Slaves of New York, Janowitz's follow-up to American Dad, is a collection of twenty-two interconnected short stories—many of which originally appeared in the New Yorker. The stories center on Eleanor, a shy young jeweler who is financially bound to her boyfriend Stash—a self-proclaimed artist—because he has enough money to pay the rent. Slaves takes readers into the behind-the-scenes lives of Manhattan's bohemian elite: painters who adopt blood and ground-up bones as an artistic medium, pimps who contemplate the categorical imperative of philosopher Immanuel Kant, and a host of "couples" whose relationships are dictated by the lack of affordable housing in the Big Apple. "Janowitz writes about people who are not terribly nice," noted Victoria Radin in New Statesman, "with an underlying hopefulness that they'll get nicer; and she shows how little control they have over themselves or their lives without pitying or inflating them." While agreeing that Slaves is "resoundingly successful as a comedic look" at city dwellers, a reviewer for the Los Angeles Times Book Review also found that "pleasantly distracted by Janowitz's solid sense of humor, we don't notice that her characters' spiritual quest is largely for show." Indeed, the main criticism of Slaves of New York is that Janowitz's characters possess no depth: Village Voice reviewer Carol Ashnew termed them "permanent transients in a dress-up and play-act milieu full of style without the slightest pretense of substance." Despite (or because of?) the mixed critical response, Janowitz was asked to write the screenplay for a film version of Slaves of New York, which starred Bernadette Peters and was released in 1989.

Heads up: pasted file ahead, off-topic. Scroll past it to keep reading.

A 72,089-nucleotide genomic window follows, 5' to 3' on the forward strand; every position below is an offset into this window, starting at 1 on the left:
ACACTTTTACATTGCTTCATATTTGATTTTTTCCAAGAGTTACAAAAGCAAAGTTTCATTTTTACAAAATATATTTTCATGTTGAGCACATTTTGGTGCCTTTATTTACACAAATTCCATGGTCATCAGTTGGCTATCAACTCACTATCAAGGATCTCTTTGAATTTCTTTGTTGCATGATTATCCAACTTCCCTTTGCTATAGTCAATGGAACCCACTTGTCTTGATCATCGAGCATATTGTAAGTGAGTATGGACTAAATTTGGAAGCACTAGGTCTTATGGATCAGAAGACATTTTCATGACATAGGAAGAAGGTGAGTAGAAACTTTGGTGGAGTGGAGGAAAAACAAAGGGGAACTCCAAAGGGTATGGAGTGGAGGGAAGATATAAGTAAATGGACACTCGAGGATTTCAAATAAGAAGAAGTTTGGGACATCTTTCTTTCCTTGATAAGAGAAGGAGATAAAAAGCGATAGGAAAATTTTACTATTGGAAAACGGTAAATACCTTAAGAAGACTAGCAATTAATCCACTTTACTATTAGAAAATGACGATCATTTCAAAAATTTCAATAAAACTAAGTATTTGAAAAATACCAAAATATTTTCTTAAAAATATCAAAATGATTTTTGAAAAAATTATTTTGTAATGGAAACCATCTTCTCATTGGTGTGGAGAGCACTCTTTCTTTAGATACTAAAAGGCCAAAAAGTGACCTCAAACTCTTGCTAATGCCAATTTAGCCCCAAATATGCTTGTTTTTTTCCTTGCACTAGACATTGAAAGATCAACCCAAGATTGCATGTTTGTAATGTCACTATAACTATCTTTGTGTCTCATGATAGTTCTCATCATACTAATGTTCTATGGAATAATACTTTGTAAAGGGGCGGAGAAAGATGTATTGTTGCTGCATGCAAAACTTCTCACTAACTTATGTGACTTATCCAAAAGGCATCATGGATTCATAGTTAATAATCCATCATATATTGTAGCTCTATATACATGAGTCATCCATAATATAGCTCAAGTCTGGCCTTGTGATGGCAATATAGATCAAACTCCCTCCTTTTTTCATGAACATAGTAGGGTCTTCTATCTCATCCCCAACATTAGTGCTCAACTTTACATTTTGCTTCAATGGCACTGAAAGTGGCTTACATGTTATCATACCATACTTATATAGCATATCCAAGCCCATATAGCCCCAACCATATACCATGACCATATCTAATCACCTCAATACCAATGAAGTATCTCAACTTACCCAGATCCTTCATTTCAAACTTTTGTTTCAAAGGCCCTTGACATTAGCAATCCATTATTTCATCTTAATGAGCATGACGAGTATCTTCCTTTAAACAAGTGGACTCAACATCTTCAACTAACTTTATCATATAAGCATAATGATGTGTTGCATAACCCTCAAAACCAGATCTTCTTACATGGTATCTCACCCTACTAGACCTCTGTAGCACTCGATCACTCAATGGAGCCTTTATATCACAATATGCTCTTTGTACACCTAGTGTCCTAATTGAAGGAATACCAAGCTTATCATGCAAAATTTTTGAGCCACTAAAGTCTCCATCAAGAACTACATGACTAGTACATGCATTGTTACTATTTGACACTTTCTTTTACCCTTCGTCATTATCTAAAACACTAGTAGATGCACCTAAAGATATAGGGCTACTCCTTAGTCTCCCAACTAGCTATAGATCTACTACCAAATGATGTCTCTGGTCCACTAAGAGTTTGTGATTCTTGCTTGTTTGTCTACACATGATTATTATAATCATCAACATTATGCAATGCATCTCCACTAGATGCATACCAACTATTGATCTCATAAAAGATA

After the popular success of Slaves of New York, its publisher, Crown, released a work of Janowitz juvenilia in an attempt to continue her momentum on the best-seller lists. A novel of the absurd and heavily indebted to the literature of the past, A Cannibal in Manhattan "begins as a travesty of Robinson Crusoe," according to Newsweek's David Lehman, and "borrows liberally from Evelyn Waugh's Black Mischief, broadly imitat[ing] the satire of Candide." Unlike its predecessors, A Cannibal in Manhattan fared poorly with critics, who, as Rafferty noted in the New Yorker, had been fast becoming inured to the "death of the novel….In more idealistic times, … the publication of … A Cannibal in Manhattan … might have been the occasion of panic in the streets of Morningside Heights, or for hastily convened symposia in Partisan Review." Taking place in the heart of the Big Apple, Janowitz's satire finds noble cannibal savage Mgungu Yabba Mgungu (even the unlikeliness of such a name coming from the South Pacific comments on the cosseted ignorance of the characters) plucked from his South Sea island home—where he had been living with three wives and assorted children and pigs—and transplanted to New York City by a society heiress playing part-time Peace Corps volunteer. Believing himself to have been selected to become her spouse, Mgungu attempts to fit in with his fiance's high-society friends, where, according to Times Literary Supplement reviewer Peter Reading, his activities serve "to accentuate the real absurdity, viciousness and debasement of the sophisticated civilization into which he is deposited." At the close of a dinner party after the couple's wedding, some so-called friends finally reveal to Mgungu that all his new bride really wanted was the recipe for a native hallucinogen and that it doesn't really matter now because his new wife has been freshly offered by underworld pals and served up as the main course at dinner. Some critics considered the cynical humor that redeemed Slaves to be unsuccessful in Janowitz's second novel. "Given the book's grisly central metaphor, the tone is shockingly light," observed Rafferty. "If we're really living in a country—or, at least, a city—of cannibals, shouldn't we be a little disturbed?"